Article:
Are We Finally Heading toward a “Therapeutic Order” for the Nation?

By John Weeks

The overlapping fields of complementary, holistic, natural, whole-person, alternative, and integrative health and medicine can seem unruly, confusing, and impossible to get your mind around. With literally hundreds of approaches, therapies, and disciplines in the mix, how do you organize your relationship to it?

When I began learning about natural health care in the 1980s, colleagues in the rebirth of the naturopathic medicine field gave me a useful concept that naturopathic doctors hold as central to their clinical philosophy. They call it the “therapeutic order.”

I recently had a chance to introduce this idea to a leader in the US military’s campaign to promote the use of complementary and alternative therapies for the pain treatment of soldiers in the battlefield and for those returning home scarred. The military is seeking to limit the use of pain medications for reasons ranging from addiction to diminished attentiveness and sleepiness in soldiers on the battlefield.

The military doctor wasn’t familiar with the term. But, on hearing about it, he agreed that it was a helpful term for describing a commonsense perspective that the military appears to be leading US healthcare in finally embracing. I thought that some Alternative Medicine readers might also find it useful, if perhaps not exactly new to many of you.

The therapeutic order was developed and named by two naturopathic clinician educators—Pamela Snider, ND, and Jared Zeff, ND—who have been leaders in the profession for three decades. It’s linked to a well-known concept from the ancient Greek, Hippocrates. Most of us have heard that doctors swear to “above all, do no harm.” All healthcare practitioners, at least in theory, embrace this Hippocratic concept.

But as anyone who has read the small print on pharmaceutical drug packaging will know, this pleasant promise is challenging. How can one avoid harm if one’s practice is dominated by drug prescription? Harm of some kind, as an adverse effect, seems always to be in the picture. This, of course, is not just an issue with pharmaceuticals: anyone who has pushed too hard in a yoga class or taken too much vitamin C will know adverse events can even come from natural approaches inappropriately administered.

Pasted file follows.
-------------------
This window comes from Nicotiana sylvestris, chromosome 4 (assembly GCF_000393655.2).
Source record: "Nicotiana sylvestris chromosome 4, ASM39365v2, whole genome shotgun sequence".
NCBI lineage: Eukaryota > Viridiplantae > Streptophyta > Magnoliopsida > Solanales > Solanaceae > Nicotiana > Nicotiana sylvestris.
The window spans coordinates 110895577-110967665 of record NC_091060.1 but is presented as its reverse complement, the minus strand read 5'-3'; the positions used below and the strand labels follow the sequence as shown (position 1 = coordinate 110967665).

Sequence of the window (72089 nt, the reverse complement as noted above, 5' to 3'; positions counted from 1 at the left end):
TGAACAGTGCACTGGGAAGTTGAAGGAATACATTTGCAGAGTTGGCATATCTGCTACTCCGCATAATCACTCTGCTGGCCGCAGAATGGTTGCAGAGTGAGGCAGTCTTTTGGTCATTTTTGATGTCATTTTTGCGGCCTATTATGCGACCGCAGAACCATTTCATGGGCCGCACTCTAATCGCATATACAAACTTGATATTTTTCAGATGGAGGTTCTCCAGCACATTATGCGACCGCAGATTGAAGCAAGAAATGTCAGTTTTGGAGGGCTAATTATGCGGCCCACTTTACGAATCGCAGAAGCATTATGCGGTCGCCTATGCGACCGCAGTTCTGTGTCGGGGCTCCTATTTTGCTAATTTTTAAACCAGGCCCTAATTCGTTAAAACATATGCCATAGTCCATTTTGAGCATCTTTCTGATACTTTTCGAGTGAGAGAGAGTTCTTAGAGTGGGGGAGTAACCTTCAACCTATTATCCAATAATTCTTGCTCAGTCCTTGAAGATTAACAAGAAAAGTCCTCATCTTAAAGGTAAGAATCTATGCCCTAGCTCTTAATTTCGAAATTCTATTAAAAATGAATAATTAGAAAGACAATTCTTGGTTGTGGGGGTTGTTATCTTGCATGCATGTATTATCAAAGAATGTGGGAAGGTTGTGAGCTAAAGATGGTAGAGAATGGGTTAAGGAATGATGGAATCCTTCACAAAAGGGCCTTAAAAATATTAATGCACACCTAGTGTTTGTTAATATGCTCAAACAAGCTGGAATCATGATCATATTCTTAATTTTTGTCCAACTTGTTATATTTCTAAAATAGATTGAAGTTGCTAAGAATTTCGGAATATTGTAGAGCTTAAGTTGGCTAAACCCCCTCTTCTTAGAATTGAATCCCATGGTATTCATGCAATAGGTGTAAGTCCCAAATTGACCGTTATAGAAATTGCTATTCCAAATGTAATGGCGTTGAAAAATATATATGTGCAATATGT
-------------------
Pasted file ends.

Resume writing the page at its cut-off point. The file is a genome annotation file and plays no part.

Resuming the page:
The naturopathic doctors take the absolutism of the Hippocratic “above all, do no harm” and give it a more realistic and relativistic spin. They urge a clinical concept of using the “least force” whenever possible.

This idea is not foreign to conventional medical practice: Say a person is in pain. A doctor may start with what they call “watchful waiting” or, more likely, an over-the-counter drug. If the problem continues, more severe steps kick in. This may involve a stronger drug, like oxycodone, with more risk of adverse effects, such as addiction. Eventually the medical doctor may refer the person for a surgical procedure to structurally change something that is related to the pain. These steps follow a path from “least force” (watchful waiting) to greatest force (surgery).

There is a therapeutic order here. Risk increases along the way.

Now look how this order is opened up if one’s naturopathic doctor or some other integrative health practitioner is educated to multiple strategies for patients to enhance their self-care, prevention, and health promotion. They also favor the clinical use of, or referral for, diverse natural health practices. Massage, acupuncture, counseling, chiropractic, dietary supplements, yoga, lifestyle change, mind-body therapies, therapeutic nutrition, and countless other natural health and mind-body practices can be arranged into the order of the clinician’s therapeutic choices. Options expand from the three-step approach of watchful waiting, pharmaceutical drugs, and surgery.

The seminal idea the therapeutic order captures is a philosophic backbone for implementing these expanded treatment options. Here are the components, listed in order: re-establish the basis for health; stimulate the healing power of nature; tonify weakened systems; correct structural integrity; prescribe specific natural substances for pathology; prescribe pharmacological substances for pathology. The final step, should all else fail, is prescribing surgery, suppressive drugs, radiation, and chemotherapy. The clinician will typically work with the patient in multiple areas at the same time.

You can learn more about the “therapeutic order” by putting the term into your browser. I believe it is a great tool for approaching problem solving in other fields where healing is a goal. That is another subject. A critical component of healthcare reform will arrive when all clinicians use this order, and have access to these additional steps in this order, to inform their instincts and decision processes.

We need a new therapeutic order for the nation. It is great news, then, that pain leaders in the US military are not only promoting an integrative model, they are also promoting a new therapeutic order for that integration.

 

John Weeks is the editor of “The Integrator Blog News and Reports” (theintegratorblog.com), a leadership-oriented news, networking, and organizing journal for the integrative medicine community, and a columnist for Integrative Medicine: A Clinician’s Journal.